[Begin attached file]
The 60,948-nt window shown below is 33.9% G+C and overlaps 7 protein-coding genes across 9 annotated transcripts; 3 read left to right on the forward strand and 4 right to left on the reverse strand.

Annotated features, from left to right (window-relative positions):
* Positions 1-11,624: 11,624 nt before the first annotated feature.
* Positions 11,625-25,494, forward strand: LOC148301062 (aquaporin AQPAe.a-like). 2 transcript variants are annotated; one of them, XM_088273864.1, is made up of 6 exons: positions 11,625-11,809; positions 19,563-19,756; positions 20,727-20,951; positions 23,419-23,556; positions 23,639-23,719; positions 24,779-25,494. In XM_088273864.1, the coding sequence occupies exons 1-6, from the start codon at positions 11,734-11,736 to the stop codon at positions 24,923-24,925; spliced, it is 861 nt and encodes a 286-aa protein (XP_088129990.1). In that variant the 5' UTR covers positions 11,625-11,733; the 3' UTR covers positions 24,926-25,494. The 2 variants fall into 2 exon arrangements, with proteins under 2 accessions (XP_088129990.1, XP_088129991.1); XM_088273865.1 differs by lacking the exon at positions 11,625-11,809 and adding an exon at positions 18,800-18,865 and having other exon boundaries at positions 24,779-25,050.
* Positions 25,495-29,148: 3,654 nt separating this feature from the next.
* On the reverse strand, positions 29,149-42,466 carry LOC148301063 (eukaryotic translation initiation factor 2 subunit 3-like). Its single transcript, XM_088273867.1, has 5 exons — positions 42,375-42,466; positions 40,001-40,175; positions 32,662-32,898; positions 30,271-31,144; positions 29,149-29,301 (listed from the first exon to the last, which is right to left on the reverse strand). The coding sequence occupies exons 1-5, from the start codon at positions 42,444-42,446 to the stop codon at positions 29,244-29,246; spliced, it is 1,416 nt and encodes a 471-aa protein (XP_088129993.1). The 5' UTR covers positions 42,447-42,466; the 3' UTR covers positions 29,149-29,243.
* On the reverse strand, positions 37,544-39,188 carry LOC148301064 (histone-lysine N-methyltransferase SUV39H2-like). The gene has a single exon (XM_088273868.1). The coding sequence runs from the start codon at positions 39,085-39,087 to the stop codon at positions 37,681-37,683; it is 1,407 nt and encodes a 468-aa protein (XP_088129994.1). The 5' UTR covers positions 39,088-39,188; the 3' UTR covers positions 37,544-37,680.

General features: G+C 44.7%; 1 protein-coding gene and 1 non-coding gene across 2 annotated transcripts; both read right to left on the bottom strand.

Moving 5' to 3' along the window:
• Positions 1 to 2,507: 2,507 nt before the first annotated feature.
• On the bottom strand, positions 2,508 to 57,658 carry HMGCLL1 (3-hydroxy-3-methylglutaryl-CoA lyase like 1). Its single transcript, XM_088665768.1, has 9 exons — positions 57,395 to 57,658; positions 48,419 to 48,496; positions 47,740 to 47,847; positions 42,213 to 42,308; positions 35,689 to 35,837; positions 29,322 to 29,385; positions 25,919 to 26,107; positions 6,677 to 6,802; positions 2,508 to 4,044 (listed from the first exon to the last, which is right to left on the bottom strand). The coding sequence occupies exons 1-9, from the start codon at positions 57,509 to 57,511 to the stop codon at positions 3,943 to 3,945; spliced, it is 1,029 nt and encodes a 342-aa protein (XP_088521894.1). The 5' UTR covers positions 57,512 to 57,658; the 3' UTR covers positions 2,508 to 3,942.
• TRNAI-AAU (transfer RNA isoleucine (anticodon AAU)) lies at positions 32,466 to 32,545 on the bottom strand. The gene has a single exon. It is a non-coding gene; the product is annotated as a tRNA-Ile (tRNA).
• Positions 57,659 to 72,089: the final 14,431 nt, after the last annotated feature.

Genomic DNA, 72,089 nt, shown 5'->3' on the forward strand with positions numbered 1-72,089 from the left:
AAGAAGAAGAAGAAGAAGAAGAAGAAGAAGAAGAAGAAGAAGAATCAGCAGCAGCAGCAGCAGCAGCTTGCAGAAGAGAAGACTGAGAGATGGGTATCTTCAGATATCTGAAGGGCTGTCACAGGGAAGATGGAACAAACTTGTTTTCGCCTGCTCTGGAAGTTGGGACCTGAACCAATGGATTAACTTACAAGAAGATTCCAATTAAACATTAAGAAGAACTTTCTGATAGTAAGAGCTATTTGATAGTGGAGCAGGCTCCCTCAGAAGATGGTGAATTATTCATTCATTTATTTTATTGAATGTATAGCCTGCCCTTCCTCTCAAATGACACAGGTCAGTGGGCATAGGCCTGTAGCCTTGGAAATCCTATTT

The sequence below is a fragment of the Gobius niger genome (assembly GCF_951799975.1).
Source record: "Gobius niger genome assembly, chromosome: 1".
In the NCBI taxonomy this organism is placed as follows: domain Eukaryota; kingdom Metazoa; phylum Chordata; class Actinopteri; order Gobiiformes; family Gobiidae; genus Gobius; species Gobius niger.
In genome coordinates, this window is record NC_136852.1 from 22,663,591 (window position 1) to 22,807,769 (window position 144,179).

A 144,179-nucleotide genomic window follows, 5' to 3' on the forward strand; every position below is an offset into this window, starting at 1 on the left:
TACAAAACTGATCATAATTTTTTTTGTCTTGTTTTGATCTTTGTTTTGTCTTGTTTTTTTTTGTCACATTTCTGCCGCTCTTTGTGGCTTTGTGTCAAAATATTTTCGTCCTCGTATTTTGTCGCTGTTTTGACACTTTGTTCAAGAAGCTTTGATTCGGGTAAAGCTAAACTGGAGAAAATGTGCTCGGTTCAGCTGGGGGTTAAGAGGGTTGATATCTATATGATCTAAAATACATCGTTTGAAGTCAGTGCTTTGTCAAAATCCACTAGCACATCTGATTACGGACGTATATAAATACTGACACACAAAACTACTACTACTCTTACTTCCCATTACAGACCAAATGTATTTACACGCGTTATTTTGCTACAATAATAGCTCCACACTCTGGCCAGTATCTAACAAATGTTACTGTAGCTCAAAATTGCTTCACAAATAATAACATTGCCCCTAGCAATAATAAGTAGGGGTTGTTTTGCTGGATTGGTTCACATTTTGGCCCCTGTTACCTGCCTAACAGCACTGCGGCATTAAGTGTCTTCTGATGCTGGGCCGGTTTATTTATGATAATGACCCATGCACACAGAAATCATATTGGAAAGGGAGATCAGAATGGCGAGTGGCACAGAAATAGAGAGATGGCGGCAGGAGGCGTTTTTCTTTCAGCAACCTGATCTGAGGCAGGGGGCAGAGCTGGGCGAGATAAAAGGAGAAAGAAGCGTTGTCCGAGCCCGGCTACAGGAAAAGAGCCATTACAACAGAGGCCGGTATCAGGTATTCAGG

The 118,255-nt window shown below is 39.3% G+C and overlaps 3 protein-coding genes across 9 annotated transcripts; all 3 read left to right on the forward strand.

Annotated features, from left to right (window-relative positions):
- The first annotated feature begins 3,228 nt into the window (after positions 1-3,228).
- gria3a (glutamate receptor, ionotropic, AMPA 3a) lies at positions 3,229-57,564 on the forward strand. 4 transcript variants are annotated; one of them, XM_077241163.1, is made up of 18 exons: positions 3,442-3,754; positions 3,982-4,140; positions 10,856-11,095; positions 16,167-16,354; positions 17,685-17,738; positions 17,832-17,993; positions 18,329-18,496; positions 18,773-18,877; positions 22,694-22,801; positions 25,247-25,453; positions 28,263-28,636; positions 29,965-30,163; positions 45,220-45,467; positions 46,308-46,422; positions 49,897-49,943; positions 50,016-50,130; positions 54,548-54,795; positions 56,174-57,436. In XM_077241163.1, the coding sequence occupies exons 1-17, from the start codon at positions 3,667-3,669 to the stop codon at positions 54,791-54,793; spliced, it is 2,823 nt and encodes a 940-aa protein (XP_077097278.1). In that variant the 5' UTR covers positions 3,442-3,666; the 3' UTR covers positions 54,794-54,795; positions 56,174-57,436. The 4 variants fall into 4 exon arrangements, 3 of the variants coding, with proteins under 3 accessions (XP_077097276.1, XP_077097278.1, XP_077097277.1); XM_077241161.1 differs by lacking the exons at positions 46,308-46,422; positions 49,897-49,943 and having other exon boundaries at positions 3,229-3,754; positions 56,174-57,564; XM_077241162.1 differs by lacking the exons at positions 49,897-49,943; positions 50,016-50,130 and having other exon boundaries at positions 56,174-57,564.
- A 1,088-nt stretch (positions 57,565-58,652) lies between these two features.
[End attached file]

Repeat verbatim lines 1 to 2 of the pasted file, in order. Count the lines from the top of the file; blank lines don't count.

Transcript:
The 60,948-nt window shown below is 33.9% G+C and overlaps 7 protein-coding genes across 9 annotated transcripts; 3 read left to right on the forward strand and 4 right to left on the reverse strand.

Annotated features, from left to right (window-relative positions):